Can Cayenne Pepper Improve Athletic Performance?

Can Cayenne Improve Athletic Performance? Can It Help Build Muscle, Burn Fat and/or Improve Cardiovascular Performance? The Answers May Surprise You

Up to 1998, there were over 3,000 clinical studies conducted on cayenne pepper and its active ingredient capsaicin (Quillin, 1998, p. 6).

There have been scores more since. Not many of those studies, though, have been exclusively conducted regarding its athletic-enhancement properties.

But there have been a few.

According to a study conducted by the Department of Athletics at the University of Inchon in South Korea, cayenne improves carbohydrate oxidation.

The study says (1995), "These results suggest that hot red pepper ingestion stimulates carbohydrate oxidation at rest and during exercise" (Lim, et al, para. 1).

Another study conducted by the University of Tsukuba in Japan confirmed this saying, "The carbohydrate oxidation was significantly higher in the red-pepper diet period than in the control diet period while the lipid oxidation was lower in the red-pepper diet period than in the control diet period for 150 min after the meal" (Yoshioka, 1995, para. 1). But what is "carbohydrate oxidation"?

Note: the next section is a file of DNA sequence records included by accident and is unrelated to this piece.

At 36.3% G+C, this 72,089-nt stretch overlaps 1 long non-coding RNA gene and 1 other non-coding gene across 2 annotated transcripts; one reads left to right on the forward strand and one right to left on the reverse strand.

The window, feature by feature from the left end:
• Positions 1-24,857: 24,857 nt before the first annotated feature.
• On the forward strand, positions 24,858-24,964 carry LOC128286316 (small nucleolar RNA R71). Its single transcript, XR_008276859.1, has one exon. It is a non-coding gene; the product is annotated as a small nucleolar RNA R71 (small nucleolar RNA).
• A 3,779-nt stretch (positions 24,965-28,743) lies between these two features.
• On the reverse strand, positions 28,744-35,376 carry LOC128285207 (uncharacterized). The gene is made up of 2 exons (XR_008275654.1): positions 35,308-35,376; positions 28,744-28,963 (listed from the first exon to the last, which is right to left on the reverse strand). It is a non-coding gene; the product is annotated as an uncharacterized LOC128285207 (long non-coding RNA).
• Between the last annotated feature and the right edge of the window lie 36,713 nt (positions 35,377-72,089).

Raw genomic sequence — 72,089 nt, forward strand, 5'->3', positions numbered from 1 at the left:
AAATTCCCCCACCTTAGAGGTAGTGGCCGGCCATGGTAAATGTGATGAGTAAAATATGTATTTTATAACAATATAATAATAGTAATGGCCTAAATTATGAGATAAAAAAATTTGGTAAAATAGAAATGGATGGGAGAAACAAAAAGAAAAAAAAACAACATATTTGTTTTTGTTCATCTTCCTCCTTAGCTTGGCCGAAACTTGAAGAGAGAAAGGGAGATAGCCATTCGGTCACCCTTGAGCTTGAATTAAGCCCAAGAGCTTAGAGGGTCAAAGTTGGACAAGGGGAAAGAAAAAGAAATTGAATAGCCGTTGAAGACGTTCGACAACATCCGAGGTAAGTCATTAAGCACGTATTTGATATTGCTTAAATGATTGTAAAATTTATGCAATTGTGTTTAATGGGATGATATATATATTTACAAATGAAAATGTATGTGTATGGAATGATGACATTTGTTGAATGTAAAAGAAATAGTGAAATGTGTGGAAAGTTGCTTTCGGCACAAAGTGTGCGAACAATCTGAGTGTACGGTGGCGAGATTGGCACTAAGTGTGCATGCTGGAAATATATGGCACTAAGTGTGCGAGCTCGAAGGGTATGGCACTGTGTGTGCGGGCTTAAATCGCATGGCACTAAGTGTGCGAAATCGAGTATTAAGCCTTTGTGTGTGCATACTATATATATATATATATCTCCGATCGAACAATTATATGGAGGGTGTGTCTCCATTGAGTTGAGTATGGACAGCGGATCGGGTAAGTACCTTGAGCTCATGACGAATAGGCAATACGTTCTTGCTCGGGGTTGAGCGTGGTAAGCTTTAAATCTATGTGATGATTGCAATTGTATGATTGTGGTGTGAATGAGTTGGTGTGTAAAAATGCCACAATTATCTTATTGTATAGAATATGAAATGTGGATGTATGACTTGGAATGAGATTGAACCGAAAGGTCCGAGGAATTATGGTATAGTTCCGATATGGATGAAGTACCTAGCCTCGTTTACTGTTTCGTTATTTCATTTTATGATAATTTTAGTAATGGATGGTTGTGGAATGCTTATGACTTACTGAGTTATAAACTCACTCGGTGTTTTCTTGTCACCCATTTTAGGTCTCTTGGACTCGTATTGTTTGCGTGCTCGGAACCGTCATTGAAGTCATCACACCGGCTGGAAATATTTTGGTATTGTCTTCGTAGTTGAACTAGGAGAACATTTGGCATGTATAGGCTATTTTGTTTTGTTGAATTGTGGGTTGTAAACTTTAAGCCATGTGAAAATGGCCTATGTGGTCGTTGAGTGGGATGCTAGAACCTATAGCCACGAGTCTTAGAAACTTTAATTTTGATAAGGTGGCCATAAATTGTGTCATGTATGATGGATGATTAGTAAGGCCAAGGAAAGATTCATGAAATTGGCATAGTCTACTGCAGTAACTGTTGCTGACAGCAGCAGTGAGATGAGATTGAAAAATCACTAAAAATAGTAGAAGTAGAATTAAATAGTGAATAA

The preceding basically means the body's burning of extra carbohydrates. Extra carbohydrates can become bodyfat and thus it's essentially a thermogenic reaction due to exercise stress and is highly desirable. It is a key component of weight loss.

SIDEBAR: As a side note, one of the advantages of weight training is not only do our bodies develop muscle to deal with the stress of the weight training but when our bodies are at rest, the muscle is in a thermogenic state -- we are losing unwanted and unneeded bodyfat!


I'm not alone in my opinion. Well respected former pharmaceutical chemist Shane Ellison wrote:

"Clinical trials show that these healing cayenne-actives work both as a topical medicine for pain and orally for cardiovascular and anti-clotting benefits. They're also a great tool for endurance athletes courtesy of enhancing circulation and oxygen distribution.

To temper the stress put on arteries, whole herb cayenne works as a vasodilator and decreases the production of compounds made by the brain that cause high blood pressure. It also works directly on the smooth muscle tissue of coronary arteries to halt or slow the invlammatory process that leads to atherosclerosis. Working overtime at protecting the heart, cayenne also inhibits excessive platelet aggregation, which means it stops blood clots without causing excessive bleeding, similar to Hawthorne [berry]" (Customer email list, Feb. 23, 2017).